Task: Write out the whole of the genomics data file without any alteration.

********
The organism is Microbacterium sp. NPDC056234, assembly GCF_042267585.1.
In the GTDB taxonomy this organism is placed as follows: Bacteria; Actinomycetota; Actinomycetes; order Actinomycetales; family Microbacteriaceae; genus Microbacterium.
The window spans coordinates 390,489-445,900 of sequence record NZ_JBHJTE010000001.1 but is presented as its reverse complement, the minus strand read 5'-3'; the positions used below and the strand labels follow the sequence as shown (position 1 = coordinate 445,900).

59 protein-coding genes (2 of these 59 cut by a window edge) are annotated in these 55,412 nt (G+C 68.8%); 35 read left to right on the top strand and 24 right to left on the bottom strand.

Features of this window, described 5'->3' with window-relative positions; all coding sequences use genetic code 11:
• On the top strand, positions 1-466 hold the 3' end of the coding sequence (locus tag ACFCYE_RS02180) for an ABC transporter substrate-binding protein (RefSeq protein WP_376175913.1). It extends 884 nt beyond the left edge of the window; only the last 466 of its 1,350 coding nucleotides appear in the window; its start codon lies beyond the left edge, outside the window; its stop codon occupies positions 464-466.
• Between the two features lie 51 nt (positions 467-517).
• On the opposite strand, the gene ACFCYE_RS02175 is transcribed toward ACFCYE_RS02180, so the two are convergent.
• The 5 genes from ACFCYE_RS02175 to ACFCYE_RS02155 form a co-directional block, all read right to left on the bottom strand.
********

The organism is Microbacterium sp. NPDC056234, assembly GCF_042267585.1.
In the GTDB taxonomy this organism is placed as follows: Bacteria; Actinomycetota; Actinomycetes; order Actinomycetales; family Microbacteriaceae; genus Microbacterium.
The window spans coordinates 390,489-445,900 of sequence record NZ_JBHJTE010000001.1 but is presented as its reverse complement, the minus strand read 5'-3'; the positions used below and the strand labels follow the sequence as shown (position 1 = coordinate 445,900).

59 protein-coding genes (2 of these 59 cut by a window edge) are annotated in these 55,412 nt (G+C 68.8%); 35 read left to right on the top strand and 24 right to left on the bottom strand.

Features of this window, described 5'->3' with window-relative positions; all coding sequences use genetic code 11:
• On the top strand, positions 1-466 hold the 3' end of the coding sequence (locus tag ACFCYE_RS02180) for an ABC transporter substrate-binding protein (RefSeq protein WP_376175913.1). It extends 884 nt beyond the left edge of the window; only the last 466 of its 1,350 coding nucleotides appear in the window; its start codon lies beyond the left edge, outside the window; its stop codon occupies positions 464-466.
• Between the two features lie 51 nt (positions 467-517).
• On the opposite strand, the gene ACFCYE_RS02175 is transcribed toward ACFCYE_RS02180, so the two are convergent.
• The 5 genes from ACFCYE_RS02175 to ACFCYE_RS02155 form a co-directional block, all read right to left on the bottom strand.